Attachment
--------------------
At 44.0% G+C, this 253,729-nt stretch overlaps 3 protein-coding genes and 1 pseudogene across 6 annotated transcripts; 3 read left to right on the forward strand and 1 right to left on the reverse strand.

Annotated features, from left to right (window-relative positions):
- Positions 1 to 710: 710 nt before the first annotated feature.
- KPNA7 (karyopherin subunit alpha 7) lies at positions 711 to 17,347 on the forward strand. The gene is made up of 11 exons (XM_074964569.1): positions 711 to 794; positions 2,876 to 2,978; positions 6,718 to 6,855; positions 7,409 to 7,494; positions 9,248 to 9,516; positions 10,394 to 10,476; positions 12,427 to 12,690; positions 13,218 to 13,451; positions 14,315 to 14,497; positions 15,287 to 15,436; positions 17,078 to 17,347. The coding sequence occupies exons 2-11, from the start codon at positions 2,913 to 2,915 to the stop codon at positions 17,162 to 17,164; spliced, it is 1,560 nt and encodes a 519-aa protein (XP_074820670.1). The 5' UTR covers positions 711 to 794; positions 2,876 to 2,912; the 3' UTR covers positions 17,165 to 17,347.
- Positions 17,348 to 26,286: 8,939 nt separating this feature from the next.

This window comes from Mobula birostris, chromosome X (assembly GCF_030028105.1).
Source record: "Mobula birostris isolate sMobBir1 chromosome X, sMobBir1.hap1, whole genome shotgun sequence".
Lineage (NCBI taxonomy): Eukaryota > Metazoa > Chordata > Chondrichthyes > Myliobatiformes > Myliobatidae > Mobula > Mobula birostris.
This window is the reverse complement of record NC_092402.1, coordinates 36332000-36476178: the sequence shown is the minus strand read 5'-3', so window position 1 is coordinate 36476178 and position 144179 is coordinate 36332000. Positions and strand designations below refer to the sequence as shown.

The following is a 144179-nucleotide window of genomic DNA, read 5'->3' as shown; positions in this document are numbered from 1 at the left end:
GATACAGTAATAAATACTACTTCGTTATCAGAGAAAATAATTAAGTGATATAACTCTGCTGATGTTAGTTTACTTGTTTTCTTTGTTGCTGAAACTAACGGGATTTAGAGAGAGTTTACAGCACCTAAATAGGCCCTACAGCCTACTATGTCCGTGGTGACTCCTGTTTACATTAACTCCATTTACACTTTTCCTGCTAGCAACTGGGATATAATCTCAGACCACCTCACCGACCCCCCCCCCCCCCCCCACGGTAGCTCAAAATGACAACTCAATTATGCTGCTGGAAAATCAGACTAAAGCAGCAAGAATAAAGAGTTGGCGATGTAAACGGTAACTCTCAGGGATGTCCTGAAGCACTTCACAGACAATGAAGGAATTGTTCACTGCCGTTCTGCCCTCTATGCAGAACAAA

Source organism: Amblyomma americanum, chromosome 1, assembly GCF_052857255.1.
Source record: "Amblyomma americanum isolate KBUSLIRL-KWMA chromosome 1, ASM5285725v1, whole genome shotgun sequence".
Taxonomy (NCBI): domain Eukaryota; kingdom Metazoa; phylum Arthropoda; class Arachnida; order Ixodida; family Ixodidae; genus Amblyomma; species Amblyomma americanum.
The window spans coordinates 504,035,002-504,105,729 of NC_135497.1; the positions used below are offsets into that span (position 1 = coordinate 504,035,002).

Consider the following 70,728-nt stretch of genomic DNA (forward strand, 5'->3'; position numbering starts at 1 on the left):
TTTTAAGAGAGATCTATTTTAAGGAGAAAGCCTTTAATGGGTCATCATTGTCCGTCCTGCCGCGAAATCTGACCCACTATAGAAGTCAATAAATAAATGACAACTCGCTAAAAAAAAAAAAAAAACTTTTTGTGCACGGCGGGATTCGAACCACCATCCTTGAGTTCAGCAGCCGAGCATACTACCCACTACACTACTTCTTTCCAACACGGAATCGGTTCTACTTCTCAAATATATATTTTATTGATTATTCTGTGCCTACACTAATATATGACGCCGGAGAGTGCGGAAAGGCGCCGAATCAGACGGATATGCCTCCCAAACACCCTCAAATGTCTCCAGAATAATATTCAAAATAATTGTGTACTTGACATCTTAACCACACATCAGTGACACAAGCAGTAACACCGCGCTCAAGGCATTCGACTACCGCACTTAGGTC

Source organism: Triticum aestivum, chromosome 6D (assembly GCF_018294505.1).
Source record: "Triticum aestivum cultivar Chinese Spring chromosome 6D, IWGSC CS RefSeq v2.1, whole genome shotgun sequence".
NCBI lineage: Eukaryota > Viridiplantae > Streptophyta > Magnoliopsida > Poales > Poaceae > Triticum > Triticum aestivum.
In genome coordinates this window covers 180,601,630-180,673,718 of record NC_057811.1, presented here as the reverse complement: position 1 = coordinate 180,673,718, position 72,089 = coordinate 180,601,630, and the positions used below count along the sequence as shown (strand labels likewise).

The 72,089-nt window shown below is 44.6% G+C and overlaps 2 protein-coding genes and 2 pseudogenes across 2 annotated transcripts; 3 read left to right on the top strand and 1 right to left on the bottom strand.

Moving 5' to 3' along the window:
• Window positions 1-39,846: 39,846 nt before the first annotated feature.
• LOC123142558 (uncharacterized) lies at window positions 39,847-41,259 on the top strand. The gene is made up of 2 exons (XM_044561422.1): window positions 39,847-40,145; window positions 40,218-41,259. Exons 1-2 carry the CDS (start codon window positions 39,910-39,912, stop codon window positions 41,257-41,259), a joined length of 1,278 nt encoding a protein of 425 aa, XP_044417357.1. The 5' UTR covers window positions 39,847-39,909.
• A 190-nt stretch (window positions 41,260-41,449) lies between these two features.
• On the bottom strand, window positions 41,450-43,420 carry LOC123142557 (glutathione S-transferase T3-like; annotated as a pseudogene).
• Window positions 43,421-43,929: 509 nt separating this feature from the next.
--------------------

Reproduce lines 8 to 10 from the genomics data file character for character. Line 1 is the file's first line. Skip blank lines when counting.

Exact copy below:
Lineage (NCBI taxonomy): Eukaryota > Metazoa > Chordata > Chondrichthyes > Myliobatiformes > Myliobatidae > Mobula > Mobula birostris.
This window is the reverse complement of record NC_092402.1, coordinates 36332000-36476178: the sequence shown is the minus strand read 5'-3', so window position 1 is coordinate 36476178 and position 144179 is coordinate 36332000. Positions and strand designations below refer to the sequence as shown.

The following is a 144179-nucleotide window of genomic DNA, read 5'->3' as shown; positions in this document are numbered from 1 at the left end: